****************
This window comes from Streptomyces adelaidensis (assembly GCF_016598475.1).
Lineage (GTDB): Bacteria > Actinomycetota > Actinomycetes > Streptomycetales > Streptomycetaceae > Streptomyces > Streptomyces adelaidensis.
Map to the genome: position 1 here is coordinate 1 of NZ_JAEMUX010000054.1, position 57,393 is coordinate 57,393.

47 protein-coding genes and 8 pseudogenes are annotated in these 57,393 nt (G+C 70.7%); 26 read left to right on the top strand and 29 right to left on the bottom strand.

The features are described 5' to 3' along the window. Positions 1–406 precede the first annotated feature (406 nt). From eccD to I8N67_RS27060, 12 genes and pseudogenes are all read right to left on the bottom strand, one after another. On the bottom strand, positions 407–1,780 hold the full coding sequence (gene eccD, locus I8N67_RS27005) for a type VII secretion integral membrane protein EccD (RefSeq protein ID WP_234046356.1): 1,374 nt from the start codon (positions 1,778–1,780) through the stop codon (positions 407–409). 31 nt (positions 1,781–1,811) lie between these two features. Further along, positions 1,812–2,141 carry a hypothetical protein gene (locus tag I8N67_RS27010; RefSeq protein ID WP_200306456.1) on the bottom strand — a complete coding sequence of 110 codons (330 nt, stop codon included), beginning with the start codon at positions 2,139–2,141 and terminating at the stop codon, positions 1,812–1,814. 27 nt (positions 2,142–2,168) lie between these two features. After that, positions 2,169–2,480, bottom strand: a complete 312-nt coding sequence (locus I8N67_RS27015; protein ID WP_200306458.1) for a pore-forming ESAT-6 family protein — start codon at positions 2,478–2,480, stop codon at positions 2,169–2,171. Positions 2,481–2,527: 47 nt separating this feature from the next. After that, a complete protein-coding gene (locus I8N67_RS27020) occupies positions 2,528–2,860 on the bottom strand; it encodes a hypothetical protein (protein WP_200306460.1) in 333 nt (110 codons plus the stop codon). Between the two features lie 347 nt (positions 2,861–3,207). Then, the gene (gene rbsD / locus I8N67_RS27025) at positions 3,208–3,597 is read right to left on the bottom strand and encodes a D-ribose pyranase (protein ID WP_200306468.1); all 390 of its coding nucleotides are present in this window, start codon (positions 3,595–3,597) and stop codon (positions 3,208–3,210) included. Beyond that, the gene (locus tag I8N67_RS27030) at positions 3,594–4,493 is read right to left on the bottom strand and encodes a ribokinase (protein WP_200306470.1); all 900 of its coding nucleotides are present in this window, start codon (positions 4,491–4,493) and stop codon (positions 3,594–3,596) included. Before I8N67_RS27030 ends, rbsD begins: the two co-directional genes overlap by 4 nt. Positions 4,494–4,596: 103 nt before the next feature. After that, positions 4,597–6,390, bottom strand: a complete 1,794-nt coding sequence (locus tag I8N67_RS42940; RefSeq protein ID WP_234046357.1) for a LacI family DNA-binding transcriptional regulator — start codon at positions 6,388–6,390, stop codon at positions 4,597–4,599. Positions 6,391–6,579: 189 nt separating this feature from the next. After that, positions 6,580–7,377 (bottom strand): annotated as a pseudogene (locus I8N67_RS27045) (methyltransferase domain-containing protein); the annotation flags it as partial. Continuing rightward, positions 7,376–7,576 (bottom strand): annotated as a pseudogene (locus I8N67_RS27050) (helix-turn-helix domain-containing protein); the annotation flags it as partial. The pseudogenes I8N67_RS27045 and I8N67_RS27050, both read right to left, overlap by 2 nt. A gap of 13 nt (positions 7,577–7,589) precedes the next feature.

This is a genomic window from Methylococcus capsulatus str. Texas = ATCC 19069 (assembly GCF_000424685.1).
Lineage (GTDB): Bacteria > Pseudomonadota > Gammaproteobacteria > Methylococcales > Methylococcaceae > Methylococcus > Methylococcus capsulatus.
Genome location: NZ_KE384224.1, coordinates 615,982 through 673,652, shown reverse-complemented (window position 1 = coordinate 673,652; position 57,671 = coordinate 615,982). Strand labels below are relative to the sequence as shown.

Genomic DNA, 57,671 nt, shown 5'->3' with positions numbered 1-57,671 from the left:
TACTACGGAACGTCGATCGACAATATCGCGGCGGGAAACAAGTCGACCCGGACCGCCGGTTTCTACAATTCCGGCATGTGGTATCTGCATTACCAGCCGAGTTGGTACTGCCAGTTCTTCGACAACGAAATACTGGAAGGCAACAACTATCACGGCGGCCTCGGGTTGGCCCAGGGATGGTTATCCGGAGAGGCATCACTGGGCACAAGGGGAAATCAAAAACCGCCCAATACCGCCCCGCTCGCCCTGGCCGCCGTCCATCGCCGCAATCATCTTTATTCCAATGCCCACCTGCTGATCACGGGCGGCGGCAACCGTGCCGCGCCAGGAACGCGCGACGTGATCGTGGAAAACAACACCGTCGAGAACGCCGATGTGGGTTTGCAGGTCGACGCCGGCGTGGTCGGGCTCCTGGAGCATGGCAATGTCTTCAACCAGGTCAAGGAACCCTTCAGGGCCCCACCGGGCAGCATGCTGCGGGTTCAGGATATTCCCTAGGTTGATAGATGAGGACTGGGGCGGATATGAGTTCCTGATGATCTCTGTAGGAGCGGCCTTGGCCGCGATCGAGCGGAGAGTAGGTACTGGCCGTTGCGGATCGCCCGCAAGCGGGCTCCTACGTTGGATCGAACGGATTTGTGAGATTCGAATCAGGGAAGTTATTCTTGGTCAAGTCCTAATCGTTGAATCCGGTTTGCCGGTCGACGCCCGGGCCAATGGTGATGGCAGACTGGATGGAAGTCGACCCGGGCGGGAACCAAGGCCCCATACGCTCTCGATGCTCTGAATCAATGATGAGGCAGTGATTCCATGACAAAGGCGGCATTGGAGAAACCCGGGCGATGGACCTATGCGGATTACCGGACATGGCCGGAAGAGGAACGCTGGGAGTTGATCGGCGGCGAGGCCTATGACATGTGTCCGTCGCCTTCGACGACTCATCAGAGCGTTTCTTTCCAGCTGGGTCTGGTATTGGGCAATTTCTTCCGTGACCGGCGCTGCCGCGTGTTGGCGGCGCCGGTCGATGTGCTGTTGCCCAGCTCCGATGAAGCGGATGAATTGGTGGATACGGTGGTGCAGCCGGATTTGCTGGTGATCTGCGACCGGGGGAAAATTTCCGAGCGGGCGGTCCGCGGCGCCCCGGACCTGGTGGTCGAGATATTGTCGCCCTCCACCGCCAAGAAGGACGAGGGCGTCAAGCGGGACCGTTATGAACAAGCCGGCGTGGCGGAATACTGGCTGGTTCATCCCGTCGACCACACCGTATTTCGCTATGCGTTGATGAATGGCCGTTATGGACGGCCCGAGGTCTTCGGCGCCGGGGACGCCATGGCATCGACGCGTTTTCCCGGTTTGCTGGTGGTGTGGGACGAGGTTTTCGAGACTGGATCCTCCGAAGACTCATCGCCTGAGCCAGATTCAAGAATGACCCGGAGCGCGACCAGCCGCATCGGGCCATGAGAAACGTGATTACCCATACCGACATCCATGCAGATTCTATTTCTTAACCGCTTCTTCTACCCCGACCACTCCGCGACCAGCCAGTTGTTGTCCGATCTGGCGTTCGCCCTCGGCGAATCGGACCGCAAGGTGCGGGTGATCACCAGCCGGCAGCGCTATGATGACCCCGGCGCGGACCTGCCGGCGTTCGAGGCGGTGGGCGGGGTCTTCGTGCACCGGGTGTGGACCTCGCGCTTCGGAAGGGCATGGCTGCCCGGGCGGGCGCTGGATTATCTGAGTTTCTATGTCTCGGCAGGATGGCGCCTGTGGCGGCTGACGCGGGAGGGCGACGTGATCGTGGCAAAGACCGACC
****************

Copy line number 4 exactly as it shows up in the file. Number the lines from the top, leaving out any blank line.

47 protein-coding genes and 8 pseudogenes are annotated in these 57,393 nt (G+C 70.7%); 26 read left to right on the top strand and 29 right to left on the bottom strand.